Executive Order: raise to 33% by 2020

    ReDEC Analysis

    17 GW of wholesale DG PV potential


    Key issues

    Key Issues

    • What problem are you trying to solve?

    • How to deal with jurisdictional issue?

    • How to set the price?

    • Capped or uncapped?

      • If capped, how to pick winners?

      • How to ensure only viable projects are selected?

    • Drive down price and cost?


    What problem are you trying to solve

    What Problem Are You Trying to Solve?

    • Industrial policy or energy policy?

    • Replace RPS or supplement RPS?

    • Drive revenue to full suite of potential siting opportunities or get most RE for lowest price?


    Jurisdictional issue

    Jurisdictional Issue

    • FPA gives FERC exclusive jurisdiction over wholesale sales

    • States are preempted from setting wholesale power rates that exceed utility avoided cost

    • Reaffirmed by FERC Order on CPUC Petition for Declaratory Order on AB 1613 CHP FIT (July 15, 2010)

      • Docket Nos. EL10-64-000 and EL10-66-000


    Jurisdictional solutions

    Jurisdictional Solutions

    • Price at avoided cost

      • SMUD, California AB 1969, etc

    • Create new requirement, price set by market (competitive bid)

      • CA RAM proposal 1-10 MW

      • AZ proposal for projects 1-20 MW

    • Avoided cost + marginal difference covered by REC or tax benefit

      • AZ proposal for projects > 1 MW


    Price setting solutions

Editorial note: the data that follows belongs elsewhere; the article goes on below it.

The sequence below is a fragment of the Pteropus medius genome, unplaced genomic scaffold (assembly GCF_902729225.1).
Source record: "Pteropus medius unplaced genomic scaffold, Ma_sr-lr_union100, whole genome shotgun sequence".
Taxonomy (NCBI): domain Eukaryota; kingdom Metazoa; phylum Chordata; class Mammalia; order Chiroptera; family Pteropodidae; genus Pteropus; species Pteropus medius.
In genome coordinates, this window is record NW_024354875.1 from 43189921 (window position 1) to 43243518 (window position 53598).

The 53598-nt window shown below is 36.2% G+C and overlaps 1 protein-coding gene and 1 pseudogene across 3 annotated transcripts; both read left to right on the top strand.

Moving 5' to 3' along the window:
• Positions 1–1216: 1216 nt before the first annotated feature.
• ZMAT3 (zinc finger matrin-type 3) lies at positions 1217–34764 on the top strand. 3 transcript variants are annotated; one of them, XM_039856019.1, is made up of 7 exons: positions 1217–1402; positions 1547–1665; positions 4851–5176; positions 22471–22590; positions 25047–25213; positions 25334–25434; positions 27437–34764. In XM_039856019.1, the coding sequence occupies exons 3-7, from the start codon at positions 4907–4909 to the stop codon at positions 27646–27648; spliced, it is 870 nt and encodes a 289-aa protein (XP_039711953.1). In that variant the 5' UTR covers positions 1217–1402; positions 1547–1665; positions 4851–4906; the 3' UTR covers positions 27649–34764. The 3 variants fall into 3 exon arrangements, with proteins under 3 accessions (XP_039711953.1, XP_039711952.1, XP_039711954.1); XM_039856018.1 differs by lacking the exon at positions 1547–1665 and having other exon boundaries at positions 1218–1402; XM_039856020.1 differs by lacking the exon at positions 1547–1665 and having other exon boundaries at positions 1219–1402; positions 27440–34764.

Price-Setting Solutions*

    • Administrative process

      • Commission sets price

      • VT, Gainesville

    • Avoided cost

      • SMUD, etc

    • Market-based

      • CA RAM, utility PPA RFP, AZ proposal

    *Solutions should also cross-reference other requirements/goals; listed options may or may not meet jurisdictional challenge


    Picking winners in a capped program

    Picking Winners in a Capped Program

    • First-come, first-served

      • Pros: theoretically open to broad participation

      • Cons: susceptible to harmful boom/bust

    • Lottery

      • Pros: better than alphabetical ranking...

      • Cons: no way to build a sustainable market

    • Lowest price

      • Pros: rewards excellence, value to ratepayers

      • Cons: lowest price wins


    Ensuring project viability

    Ensuring Project Viability

    • Make sure those that get contracts have ability and intent to deliver and not stall entire program while competent companies sit on sidelines in hair-pulling frustration:

      • Development security

      • Bidder qualifications

      • Project timelines


    California feed in tariff 1

    California Feed-in Tariff #1

    • AB 1969 (2006)

    • 500 MW statewide

    • Projects <1.5 MW

    • Priced at MPR (20 year LCOE of a combined cycle gas turbine)

    • Nominal uptake

      • 9 PV contracts in PG+E territory in 2009


    Ca feed in tariff 2

    CA Feed-in Tariff #2

    • Sacramento Municipal Utilities District

      • 100 MW feed-in-tariff

      • Projects up to 5 MW

      • All renewable technologies eligible

      • Pricing based on time-differentiated avoided cost

      • Modeled on PV production, comes out around 14 cents, 20 year LCOE

      • Sold out first day– all PV (projects may or may not be daisy-chained)

      • Note: also have retail policies--rebates for net metered installs, SolarShares